“And he said, God forbid that I should do so: but the man in whose hand the cup is found, he shall be my servant; and as for you, get you up in peace unto your father.
“Then Judah came near unto him, and said, Oh my lord, let thy servant, I pray thee, speak a word in my lord’s ears, and let not thine anger burn against thy servant: for thou art even as Pharaoh.
“My lord asked his servants, saying, Have ye a father, or a brother?
“And we said unto my lord, We have a father, an old man, and a child of his old age, a little one; and his brother is dead, and he alone is left of his mother, and his father loveth him.
“And thou saidst unto thy servants, Bring him down unto me, that I may set mine eyes upon him.
“And we said unto my lord, The lad cannot leave his father: for if he should leave his father, his father would die.
“And thou saidst unto thy servants, Except your youngest brother come down with you, ye shall see my face no more.
“And it came to pass when we came up unto thy servant, my father, we told him the words of my lord.
“And our father said, Go again, and buy us a little food.
“And we said, We cannot go down: if our youngest brother be with us, then will we go down: for we may not see the man’s face, except our youngest brother be with us.
“And thy servant my father said unto us, Ye know that my wife bare me two sons:
“And the one went out from me, and I said, Surely he is torn in pieces; and I saw him not since:
“And if ye take this also from me, and mischief befall him, ye shall bring down my gray hairs with sorrow to the grave.
“Now therefore when I come to thy servant my father, and the lad be not with us; seeing that his life is bound up in the lad’s life;
“It shall come to pass, when he seeth that the lad is not with us, that he will die: and thy servants shall bring down the gray hairs of thy servant our father with sorrow to the grave.
“For thy servant became surety for the lad unto my father, saying, If I bring him not unto thee, then I shall bear the blame to my father for ever.
“Now therefore, I pray thee, let thy servant abide instead of the lad a bondman to my lord; and let the lad go up with his brethren.
“For how shall I go up to my father, and the lad be not with me? lest peradventure I see the evil that shall come on my father.”

Joseph’s brethren must have been greatly chagrined to be brought before him under such circumstances. Joseph, still posing as an Egyptian, and one who could ‘divine,’ that is, discover by magic if necessary, what they had done, asked them if they did not realize how futile it was for them to attempt such a robbery.

Judah’s statement, ‘God hath found out the iniquity of thy servants,’ was a confession of guilt pertaining to their original sin of selling Joseph into Egypt, for they knew they were not really guilty of the robbery as had been charged, although they were unable to explain how Joseph’s cup came to be in Benjamin’s sack. Even though they might have suspected that it had been planted there in the same manner as their money was on the occasion of their first visit to Egypt to buy food, they knew it would be useless to say so under the circumstances.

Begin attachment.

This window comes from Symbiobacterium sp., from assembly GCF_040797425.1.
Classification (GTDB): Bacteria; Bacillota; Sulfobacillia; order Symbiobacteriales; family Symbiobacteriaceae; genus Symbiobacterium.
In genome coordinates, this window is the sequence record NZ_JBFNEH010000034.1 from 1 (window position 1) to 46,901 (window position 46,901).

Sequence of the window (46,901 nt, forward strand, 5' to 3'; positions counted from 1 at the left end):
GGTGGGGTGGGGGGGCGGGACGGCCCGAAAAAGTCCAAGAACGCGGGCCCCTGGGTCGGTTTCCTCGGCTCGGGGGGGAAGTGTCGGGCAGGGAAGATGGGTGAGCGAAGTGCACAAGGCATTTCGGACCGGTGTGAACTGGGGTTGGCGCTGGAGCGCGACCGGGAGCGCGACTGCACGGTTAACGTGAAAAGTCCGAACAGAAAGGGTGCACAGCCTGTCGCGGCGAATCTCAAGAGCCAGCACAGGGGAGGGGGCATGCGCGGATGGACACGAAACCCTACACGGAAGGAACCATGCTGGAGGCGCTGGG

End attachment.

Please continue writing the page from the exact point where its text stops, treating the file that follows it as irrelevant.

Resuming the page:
Joseph also knew that his brethren were not guilty of robbery, and doubtless he understood Judah’s confession of guilt as appertaining to their crime against him, and how pleased he must have been to realize that they were experiencing a genuine change of heart. He continued to hold the advantage in dealing with them, for he knew all the circumstances and they did not. With a show of generosity, he said, “Far be it from me [the word God is also missing in the Hebrew in this text] to hold anyone except him in whose hand the cup is found.”

He knew that this was just what his brethren did not want, for it would mean that they would have to return to their father without Benjamin, and this, Judah explained, would doubtless cause the death of their father. It would bring his gray hairs down in sorrow to the grave; that is, to sheol, the condition of death, or the Bible hell.

Judah acted as spokesman for the others, and related further details concerning their difficulty in getting their father’s consent to bring Benjamin with them. Then he offered to take Benjamin’s place as a bondman in Egypt so his young brother could return with the others to his father. Judah had already made a solemn promise to his father that he would be responsible for the safe return of Benjamin, and this offer he made to Joseph indicates that he was wholly sincere in his surety pledge.

Throughout the entire account of Joseph and his brethren, Judah reveals himself as being more cognizant of their former wrongdoing than the others. It was Judah who suggested that they sell Joseph as a slave rather than kill him. Now he stands out as the one most concerned for the safety of Benjamin. He loved his aged father, and could not bear to see him suffer further, so was willing to give up his own freedom to prevent it.

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Dawn Bible Students Association